In 2007, halfway through the year, Ford Motor Company introduced its latest Super Duty F-Series trucks. The F-250 through F-550 came out the gate boasting a stout 6.4L Powerstroke engine built by International. When the 6.4L Super Duty was first introduced, it was nothing short of a game-changer for Ford owners. For the first time, since the old IDI engine, the fuel system was built on a common rail design rather than the HEUI design (Hydraulic Electronic Unit Injector). Ford was finally in-line with their competition! This meant no more tough starting, rough running, high-pressure oil leaking fun that Ford guys had gotten accustomed to over the last 14 years! Finally, Ford fans didn't have to drive something that was the butt of every diesel joke out there.
Unfortunately, the 6.4L was introduced into the market at the same time as emissions laws became much more strict and manufacturers had to start engineering their trucks to a much higher standard. With the introduction of the first round of the DPF and the increasingly intense EGR systems, these trucks started to plug up quick. This was the early stages of the DPF system, this was before DEF fluid was used and the trucks had to rely on the heat of the engine to burn out the catalysts. They sucked back fuel, but, they made decent power, however, when the emissions systems were removed, the trucks turned in complete animals. At the time, diesel motorsports were becoming quite popular and the 6.4L Super Duty was here to party. With a fuel system and transmission that could handle all the added power, all you need is an exhaust and a tuner and trucks were putting down 500+ horsepower to the wheels and they were getting 20mpg while doing it. The beauty of the 6.4L Powerstroke was how little work you needed to do to turn a boring stock truck into a track monster.
Common 6.4L Problems
It wasn't long until we started to see the odd engine failure here and there, however, we just chalked it up to all the added power we were throwing at them. As time went on, we started to see these trucks more and more for engine work and started to learn a few things. We started to notice a pattern with the condition of the truck and the issues they were having.
With the DPF & EGR systems still intact, the engine was pouring fuel through the cylinders to make enough heat to burn the DPF clean, we found this excess fuel was beginning to dilute the truck's oil with diesel fuel. The first signs of this oil dilution were in the valve train where the rocker tips would start to wear down so quickly, they would begin to stick and sometimes break. The rocker has a small foot on the tip which contacts your valve bridge, this 'foot' allows the rocker to push down two valves simultaneously. These small feet on the tip of the rocker need engine oil to keep everything moving and sliding correctly. As the diesel fuel begins to dilute the oil, these feet lose their lubrication and start getting chewed apart to the point where the rocker itself will start scraping the bridge.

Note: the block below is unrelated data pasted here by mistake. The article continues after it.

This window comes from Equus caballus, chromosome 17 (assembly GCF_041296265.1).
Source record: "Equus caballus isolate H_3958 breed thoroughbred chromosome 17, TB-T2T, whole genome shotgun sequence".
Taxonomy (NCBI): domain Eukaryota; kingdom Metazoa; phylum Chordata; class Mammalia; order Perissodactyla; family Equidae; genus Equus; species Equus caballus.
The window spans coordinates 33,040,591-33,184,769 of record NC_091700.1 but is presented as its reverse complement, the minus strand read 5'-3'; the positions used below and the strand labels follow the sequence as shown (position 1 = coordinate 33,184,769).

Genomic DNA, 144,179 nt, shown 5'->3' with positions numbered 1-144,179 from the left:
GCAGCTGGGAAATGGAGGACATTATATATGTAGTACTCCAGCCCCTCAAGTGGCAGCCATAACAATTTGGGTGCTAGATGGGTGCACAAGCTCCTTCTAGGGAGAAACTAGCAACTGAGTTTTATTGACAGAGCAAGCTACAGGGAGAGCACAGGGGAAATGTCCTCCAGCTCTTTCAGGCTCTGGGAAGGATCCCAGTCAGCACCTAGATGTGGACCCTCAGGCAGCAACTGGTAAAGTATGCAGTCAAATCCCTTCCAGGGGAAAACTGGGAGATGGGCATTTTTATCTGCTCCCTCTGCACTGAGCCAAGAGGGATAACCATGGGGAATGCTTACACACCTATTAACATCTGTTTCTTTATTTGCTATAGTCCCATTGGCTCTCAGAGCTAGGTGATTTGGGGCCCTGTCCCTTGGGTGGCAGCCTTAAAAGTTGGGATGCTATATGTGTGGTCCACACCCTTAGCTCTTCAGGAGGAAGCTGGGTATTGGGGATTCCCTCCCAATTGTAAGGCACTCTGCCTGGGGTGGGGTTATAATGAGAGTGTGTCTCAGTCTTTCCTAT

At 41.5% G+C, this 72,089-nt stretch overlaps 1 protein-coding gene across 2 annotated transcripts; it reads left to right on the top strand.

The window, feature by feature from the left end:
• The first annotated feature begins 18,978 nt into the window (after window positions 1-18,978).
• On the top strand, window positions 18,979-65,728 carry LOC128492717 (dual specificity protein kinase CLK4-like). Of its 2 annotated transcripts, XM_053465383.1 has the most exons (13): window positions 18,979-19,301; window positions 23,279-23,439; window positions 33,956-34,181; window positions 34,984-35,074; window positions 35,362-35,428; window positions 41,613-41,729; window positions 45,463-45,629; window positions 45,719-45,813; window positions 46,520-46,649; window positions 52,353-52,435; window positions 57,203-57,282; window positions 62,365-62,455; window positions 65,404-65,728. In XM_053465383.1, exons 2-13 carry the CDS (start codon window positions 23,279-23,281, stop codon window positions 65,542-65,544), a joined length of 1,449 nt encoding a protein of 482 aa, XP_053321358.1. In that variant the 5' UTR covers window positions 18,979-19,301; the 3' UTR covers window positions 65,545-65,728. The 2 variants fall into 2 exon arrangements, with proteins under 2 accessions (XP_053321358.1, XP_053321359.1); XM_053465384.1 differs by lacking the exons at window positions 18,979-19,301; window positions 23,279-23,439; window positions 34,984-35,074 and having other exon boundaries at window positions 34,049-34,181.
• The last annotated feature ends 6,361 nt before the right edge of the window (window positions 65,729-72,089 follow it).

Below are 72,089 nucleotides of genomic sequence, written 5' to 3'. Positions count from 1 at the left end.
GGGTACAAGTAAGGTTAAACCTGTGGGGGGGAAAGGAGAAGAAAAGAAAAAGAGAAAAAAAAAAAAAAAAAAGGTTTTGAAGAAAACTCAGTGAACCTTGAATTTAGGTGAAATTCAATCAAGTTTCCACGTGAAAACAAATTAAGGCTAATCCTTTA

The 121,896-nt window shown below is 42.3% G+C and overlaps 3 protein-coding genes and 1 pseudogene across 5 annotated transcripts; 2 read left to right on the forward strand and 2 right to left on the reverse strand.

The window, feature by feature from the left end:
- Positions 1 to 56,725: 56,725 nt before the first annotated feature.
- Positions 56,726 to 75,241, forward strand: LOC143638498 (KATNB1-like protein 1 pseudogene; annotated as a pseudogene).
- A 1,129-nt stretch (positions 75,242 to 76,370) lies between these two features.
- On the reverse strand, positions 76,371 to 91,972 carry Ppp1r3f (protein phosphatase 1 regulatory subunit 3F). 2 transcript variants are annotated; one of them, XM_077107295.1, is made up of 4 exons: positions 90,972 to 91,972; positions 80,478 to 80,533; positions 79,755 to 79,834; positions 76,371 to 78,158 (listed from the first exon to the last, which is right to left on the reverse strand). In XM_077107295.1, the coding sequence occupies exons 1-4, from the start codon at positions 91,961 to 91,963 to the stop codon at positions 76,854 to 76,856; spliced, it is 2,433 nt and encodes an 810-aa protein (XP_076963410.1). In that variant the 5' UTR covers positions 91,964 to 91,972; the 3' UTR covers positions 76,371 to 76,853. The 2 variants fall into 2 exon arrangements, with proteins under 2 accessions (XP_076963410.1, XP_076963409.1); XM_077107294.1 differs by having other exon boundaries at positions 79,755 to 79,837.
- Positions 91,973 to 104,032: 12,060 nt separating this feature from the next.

Have you ever heard a 6.4L Super Duty tick? Well, now you know what's likely the culprit. Sometimes, the valves would hang open because the rocker would get jammed on it, really, it's not that difficult of a fix, however, Ford will always take the opportunity to charge you top dollar for these replacement rocker arms and at this time, there isn't an aftermarket option for replacements. Here's where it gets interesting, the trucks that had the DPF removed in its early stages of life, we typically see that the rockers look almost brand new, even as the trucks get to the 200,000km range. This is because the truck wasn't constantly having fuel dumped into the oil causing a lack of lubricity in the engine.
Want to guess the next cause of your 6.4L problems? Surprise, it's the EGR System (shocking I know). With the OEM EGR system intact on your 6.4L, we see the front timing cover eroded from coolant cavitation or flash boiling. When we remove the water pump in a 6.4L, it's easy to tell how long the truck had the EGR system installed.
The aluminum front cover is a machined surface for the water pump to sit in and pump coolant around the engine. This is where the EGR coolant comes back into the system after cooling the exhaust gas. This can cause erosion so bad that if you let it go long enough, it will work a hole right through your front cover start leaking coolant down into your oil. Same story as the rocker tips, if the EGR system is removed early in the trucks life, the cover will look brand new, regardless of the mileage of the vehicle.